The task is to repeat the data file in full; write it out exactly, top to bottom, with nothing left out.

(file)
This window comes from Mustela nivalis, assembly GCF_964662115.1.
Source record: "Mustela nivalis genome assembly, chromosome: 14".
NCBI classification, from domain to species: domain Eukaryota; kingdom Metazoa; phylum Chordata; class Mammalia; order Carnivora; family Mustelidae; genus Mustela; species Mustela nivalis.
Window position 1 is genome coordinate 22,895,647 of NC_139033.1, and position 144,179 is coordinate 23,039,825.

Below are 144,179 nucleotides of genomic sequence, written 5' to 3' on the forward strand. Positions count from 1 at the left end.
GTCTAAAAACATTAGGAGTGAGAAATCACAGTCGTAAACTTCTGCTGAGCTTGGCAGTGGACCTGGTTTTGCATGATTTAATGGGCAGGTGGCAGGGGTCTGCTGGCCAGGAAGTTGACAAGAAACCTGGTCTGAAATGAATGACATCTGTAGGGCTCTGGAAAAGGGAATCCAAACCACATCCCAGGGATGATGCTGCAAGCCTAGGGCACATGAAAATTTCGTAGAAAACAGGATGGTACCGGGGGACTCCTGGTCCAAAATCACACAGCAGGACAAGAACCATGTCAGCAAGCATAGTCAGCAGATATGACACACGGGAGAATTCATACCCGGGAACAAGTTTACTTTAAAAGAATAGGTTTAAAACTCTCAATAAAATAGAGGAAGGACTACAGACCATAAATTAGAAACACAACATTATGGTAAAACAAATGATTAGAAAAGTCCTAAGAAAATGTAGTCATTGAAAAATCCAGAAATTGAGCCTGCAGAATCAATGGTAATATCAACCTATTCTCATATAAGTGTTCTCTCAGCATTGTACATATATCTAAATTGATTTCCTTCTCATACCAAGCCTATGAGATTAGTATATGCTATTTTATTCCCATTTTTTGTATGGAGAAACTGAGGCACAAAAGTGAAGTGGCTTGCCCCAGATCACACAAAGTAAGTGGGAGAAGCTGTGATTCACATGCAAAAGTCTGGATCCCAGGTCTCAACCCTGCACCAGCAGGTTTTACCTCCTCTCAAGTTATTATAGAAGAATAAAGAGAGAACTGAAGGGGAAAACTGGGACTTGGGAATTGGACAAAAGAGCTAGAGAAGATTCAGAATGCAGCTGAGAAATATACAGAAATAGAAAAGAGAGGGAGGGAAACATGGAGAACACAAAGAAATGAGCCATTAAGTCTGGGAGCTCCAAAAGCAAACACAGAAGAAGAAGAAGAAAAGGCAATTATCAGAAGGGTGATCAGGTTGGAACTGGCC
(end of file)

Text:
This window comes from Mustela nivalis, assembly GCF_964662115.1.
Source record: "Mustela nivalis genome assembly, chromosome: 14".
NCBI classification, from domain to species: domain Eukaryota; kingdom Metazoa; phylum Chordata; class Mammalia; order Carnivora; family Mustelidae; genus Mustela; species Mustela nivalis.
Window position 1 is genome coordinate 22,895,647 of NC_139033.1, and position 144,179 is coordinate 23,039,825.

Below are 144,179 nucleotides of genomic sequence, written 5' to 3' on the forward strand. Positions count from 1 at the left end.
GTCTAAAAACATTAGGAGTGAGAAATCACAGTCGTAAACTTCTGCTGAGCTTGGCAGTGGACCTGGTTTTGCATGATTTAATGGGCAGGTGGCAGGGGTCTGCTGGCCAGGAAGTTGACAAGAAACCTGGTCTGAAATGAATGACATCTGTAGGGCTCTGGAAAAGGGAATCCAAACCACATCCCAGGGATGATGCTGCAAGCCTAGGGCACATGAAAATTTCGTAGAAAACAGGATGGTACCGGGGGACTCCTGGTCCAAAATCACACAGCAGGACAAGAACCATGTCAGCAAGCATAGTCAGCAGATATGACACACGGGAGAATTCATACCCGGGAACAAGTTTACTTTAAAAGAATAGGTTTAAAACTCTCAATAAAATAGAGGAAGGACTACAGACCATAAATTAGAAACACAACATTATGGTAAAACAAATGATTAGAAAAGTCCTAAGAAAATGTAGTCATTGAAAAATCCAGAAATTGAGCCTGCAGAATCAATGGTAATATCAACCTATTCTCATATAAGTGTTCTCTCAGCATTGTACATATATCTAAATTGATTTCCTTCTCATACCAAGCCTATGAGATTAGTATATGCTATTTTATTCCCATTTTTTGTATGGAGAAACTGAGGCACAAAAGTGAAGTGGCTTGCCCCAGATCACACAAAGTAAGTGGGAGAAGCTGTGATTCACATGCAAAAGTCTGGATCCCAGGTCTCAACCCTGCACCAGCAGGTTTTACCTCCTCTCAAGTTATTATAGAAGAATAAAGAGAGAACTGAAGGGGAAAACTGGGACTTGGGAATTGGACAAAAGAGCTAGAGAAGATTCAGAATGCAGCTGAGAAATATACAGAAATAGAAAAGAGAGGGAGGGAAACATGGAGAACACAAAGAAATGAGCCATTAAGTCTGGGAGCTCCAAAAGCAAACACAGAAGAAGAAGAAGAAAAGGCAATTATCAGAAGGGTGATCAGGTTGGAACTGGCC